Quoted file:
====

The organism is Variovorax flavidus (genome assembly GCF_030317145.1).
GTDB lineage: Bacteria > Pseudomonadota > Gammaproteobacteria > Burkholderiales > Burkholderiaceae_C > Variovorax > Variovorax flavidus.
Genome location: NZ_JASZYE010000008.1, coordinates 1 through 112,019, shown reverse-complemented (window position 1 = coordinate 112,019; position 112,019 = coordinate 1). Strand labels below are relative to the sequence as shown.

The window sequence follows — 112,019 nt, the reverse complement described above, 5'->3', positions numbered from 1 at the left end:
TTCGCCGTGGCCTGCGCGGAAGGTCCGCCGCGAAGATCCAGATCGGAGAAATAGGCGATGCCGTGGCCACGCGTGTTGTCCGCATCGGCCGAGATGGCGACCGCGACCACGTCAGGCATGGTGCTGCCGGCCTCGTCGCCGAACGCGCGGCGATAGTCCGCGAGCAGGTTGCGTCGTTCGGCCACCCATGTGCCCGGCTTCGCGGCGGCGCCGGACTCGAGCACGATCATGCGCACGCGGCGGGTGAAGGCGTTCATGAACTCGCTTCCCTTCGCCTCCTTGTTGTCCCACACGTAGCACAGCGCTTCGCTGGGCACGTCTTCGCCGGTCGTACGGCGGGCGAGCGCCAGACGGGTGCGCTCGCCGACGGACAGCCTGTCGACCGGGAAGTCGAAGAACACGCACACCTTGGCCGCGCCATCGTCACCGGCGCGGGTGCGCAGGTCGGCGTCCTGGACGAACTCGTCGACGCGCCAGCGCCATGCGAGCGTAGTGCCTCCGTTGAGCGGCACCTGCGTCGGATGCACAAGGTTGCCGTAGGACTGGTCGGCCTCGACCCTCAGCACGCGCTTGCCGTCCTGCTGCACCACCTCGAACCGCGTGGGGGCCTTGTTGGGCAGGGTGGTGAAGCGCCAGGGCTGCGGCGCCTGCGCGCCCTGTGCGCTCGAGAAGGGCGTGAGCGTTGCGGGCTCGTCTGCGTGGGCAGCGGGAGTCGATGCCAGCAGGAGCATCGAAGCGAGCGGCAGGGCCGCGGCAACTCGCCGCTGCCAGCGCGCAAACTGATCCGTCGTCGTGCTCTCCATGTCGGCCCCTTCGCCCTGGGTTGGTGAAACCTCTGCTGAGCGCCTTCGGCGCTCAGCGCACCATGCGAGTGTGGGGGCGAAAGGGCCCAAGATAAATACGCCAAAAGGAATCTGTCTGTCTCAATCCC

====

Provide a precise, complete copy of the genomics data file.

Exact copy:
The organism is Variovorax flavidus (genome assembly GCF_030317145.1).
GTDB lineage: Bacteria > Pseudomonadota > Gammaproteobacteria > Burkholderiales > Burkholderiaceae_C > Variovorax > Variovorax flavidus.
Genome location: NZ_JASZYE010000008.1, coordinates 1 through 112,019, shown reverse-complemented (window position 1 = coordinate 112,019; position 112,019 = coordinate 1). Strand labels below are relative to the sequence as shown.

The window sequence follows — 112,019 nt, the reverse complement described above, 5'->3', positions numbered from 1 at the left end:
TTCGCCGTGGCCTGCGCGGAAGGTCCGCCGCGAAGATCCAGATCGGAGAAATAGGCGATGCCGTGGCCACGCGTGTTGTCCGCATCGGCCGAGATGGCGACCGCGACCACGTCAGGCATGGTGCTGCCGGCCTCGTCGCCGAACGCGCGGCGATAGTCCGCGAGCAGGTTGCGTCGTTCGGCCACCCATGTGCCCGGCTTCGCGGCGGCGCCGGACTCGAGCACGATCATGCGCACGCGGCGGGTGAAGGCGTTCATGAACTCGCTTCCCTTCGCCTCCTTGTTGTCCCACACGTAGCACAGCGCTTCGCTGGGCACGTCTTCGCCGGTCGTACGGCGGGCGAGCGCCAGACGGGTGCGCTCGCCGACGGACAGCCTGTCGACCGGGAAGTCGAAGAACACGCACACCTTGGCCGCGCCATCGTCACCGGCGCGGGTGCGCAGGTCGGCGTCCTGGACGAACTCGTCGACGCGCCAGCGCCATGCGAGCGTAGTGCCTCCGTTGAGCGGCACCTGCGTCGGATGCACAAGGTTGCCGTAGGACTGGTCGGCCTCGACCCTCAGCACGCGCTTGCCGTCCTGCTGCACCACCTCGAACCGCGTGGGGGCCTTGTTGGGCAGGGTGGTGAAGCGCCAGGGCTGCGGCGCCTGCGCGCCCTGTGCGCTCGAGAAGGGCGTGAGCGTTGCGGGCTCGTCTGCGTGGGCAGCGGGAGTCGATGCCAGCAGGAGCATCGAAGCGAGCGGCAGGGCCGCGGCAACTCGCCGCTGCCAGCGCGCAAACTGATCCGTCGTCGTGCTCTCCATGTCGGCCCCTTCGCCCTGGGTTGGTGAAACCTCTGCTGAGCGCCTTCGGCGCTCAGCGCACCATGCGAGTGTGGGGGCGAAAGGGCCCAAGATAAATACGCCAAAAGGAATCTGTCTGTCTCAATCCC